Make sure you plant okra after the last frost date in spring. Use pruning shears to trim the plants around mid-summer to encourage more growth. Plant another okra crop at this time for a late harvest.
In colder growing regions, wait a little longer for the soil to warm and sow seeds directly outdoors. If you prefer, start the seeds inside in some peat pots two months before the last frost date.
Transplant seedlings into your outdoor garden after the danger of frost is gone. Be gentle when handling the delicate root systems.
Apply a thick layer of mulch around the plants to inhibit weeds from sucking nutrients from the ground. Amend the okra’s soil with organic matter if necessary.
Problems when Growing Okra from Seeds
One of the most challenging problems when learning how to plant okra seeds is preventing pests and diseases from killing your crops. The most significant issues are aphids, corn earworms, root knot nematode, flea beetles, fusarium wilt, and stink bugs.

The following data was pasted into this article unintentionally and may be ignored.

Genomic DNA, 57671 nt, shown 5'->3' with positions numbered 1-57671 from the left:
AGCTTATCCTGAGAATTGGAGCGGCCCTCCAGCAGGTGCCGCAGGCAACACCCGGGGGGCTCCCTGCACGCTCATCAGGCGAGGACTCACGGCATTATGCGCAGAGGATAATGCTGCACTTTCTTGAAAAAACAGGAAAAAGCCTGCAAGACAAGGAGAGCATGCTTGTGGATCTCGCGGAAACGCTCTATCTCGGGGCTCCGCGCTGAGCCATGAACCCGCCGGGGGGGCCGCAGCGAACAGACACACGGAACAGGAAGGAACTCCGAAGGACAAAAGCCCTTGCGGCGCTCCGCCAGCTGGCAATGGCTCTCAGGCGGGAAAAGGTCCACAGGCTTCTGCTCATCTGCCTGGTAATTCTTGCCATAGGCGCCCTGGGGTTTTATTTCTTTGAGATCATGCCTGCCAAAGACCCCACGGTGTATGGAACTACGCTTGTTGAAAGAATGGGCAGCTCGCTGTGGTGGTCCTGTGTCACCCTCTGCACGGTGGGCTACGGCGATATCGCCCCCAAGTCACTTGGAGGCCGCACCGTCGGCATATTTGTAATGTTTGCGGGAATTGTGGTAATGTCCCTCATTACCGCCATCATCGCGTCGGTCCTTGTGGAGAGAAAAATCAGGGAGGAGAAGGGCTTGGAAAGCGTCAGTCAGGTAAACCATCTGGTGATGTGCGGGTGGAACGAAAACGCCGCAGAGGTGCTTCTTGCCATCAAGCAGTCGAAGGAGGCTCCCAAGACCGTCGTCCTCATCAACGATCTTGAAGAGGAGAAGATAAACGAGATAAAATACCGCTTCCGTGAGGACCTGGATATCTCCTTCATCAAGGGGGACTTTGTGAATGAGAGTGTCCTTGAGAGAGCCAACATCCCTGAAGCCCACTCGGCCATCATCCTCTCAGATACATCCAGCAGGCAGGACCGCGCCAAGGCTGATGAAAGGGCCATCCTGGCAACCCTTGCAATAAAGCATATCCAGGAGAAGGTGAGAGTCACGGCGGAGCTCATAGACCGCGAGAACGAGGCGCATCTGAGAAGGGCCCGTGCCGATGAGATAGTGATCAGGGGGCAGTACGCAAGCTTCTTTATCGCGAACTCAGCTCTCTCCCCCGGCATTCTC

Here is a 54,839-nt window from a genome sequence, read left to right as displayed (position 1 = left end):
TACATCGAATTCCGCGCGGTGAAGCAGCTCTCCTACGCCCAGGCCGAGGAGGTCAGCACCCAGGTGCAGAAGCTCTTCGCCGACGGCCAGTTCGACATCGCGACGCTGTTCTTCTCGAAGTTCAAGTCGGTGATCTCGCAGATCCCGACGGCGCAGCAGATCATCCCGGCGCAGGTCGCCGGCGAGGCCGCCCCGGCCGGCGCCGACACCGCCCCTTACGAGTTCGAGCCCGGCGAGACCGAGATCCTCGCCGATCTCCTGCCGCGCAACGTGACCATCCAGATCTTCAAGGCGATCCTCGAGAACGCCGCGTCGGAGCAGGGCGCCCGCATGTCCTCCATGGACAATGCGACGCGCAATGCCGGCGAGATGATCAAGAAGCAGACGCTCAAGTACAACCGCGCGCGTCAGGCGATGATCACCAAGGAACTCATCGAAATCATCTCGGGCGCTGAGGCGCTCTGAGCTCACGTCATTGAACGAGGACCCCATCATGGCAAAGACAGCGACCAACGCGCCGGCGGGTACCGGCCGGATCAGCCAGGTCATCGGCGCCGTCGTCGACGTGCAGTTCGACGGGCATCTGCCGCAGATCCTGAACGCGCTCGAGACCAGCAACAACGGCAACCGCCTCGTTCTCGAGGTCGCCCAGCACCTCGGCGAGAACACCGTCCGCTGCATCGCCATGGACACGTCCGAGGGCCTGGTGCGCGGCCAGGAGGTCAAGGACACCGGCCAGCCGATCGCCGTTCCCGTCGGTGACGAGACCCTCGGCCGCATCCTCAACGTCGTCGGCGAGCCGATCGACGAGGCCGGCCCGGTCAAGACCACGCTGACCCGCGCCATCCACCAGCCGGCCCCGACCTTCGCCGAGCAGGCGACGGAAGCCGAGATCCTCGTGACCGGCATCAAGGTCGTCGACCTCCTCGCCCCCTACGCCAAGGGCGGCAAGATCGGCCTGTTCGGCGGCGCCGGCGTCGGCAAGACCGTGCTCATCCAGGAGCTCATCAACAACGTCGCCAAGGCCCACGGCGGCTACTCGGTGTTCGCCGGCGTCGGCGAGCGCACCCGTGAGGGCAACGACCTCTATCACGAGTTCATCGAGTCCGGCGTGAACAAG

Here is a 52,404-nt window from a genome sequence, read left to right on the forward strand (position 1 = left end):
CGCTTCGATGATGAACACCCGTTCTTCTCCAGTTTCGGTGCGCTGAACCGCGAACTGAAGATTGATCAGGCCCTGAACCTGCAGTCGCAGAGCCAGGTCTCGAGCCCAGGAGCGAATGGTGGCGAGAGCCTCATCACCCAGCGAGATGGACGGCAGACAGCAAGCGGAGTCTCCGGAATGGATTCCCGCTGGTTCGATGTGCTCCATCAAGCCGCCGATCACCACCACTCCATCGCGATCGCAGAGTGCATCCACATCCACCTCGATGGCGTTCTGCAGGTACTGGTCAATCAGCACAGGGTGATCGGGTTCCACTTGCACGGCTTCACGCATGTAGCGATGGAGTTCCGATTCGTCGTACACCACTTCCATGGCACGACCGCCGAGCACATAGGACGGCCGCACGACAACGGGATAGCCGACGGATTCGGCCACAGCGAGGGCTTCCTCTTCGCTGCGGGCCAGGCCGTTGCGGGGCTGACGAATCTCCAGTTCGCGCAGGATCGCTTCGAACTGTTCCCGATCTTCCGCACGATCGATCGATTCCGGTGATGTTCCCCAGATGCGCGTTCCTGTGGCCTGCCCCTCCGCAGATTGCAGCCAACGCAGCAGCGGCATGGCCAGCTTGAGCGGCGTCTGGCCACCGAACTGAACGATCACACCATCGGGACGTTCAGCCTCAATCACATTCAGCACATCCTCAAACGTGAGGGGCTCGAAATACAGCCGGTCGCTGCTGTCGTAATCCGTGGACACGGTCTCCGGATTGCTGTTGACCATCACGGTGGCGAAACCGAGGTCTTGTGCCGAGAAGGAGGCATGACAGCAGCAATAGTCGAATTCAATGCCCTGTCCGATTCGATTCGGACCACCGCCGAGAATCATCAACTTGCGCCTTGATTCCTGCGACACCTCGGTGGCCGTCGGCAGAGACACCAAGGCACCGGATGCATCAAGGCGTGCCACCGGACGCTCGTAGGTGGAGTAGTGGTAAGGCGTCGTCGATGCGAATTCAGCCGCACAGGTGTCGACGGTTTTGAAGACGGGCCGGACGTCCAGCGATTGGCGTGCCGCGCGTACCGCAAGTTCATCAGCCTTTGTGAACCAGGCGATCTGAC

The key to preventing these issues is practicing crop rotation and using floating row covers to stop an infestation.
Try buying a disease-resistant heirloom cultivar. Our favorites are Annie Oakley, Emerald, Cajun Delight, Clemson Spineless, and Burgundy okra.
After spending ample time dedicated to learning how to grow okra from seed, the best part is when you finally get to snip your crop from the stems. Always wear gloves and long sleeves to harvest okra and protect yourself from the spines.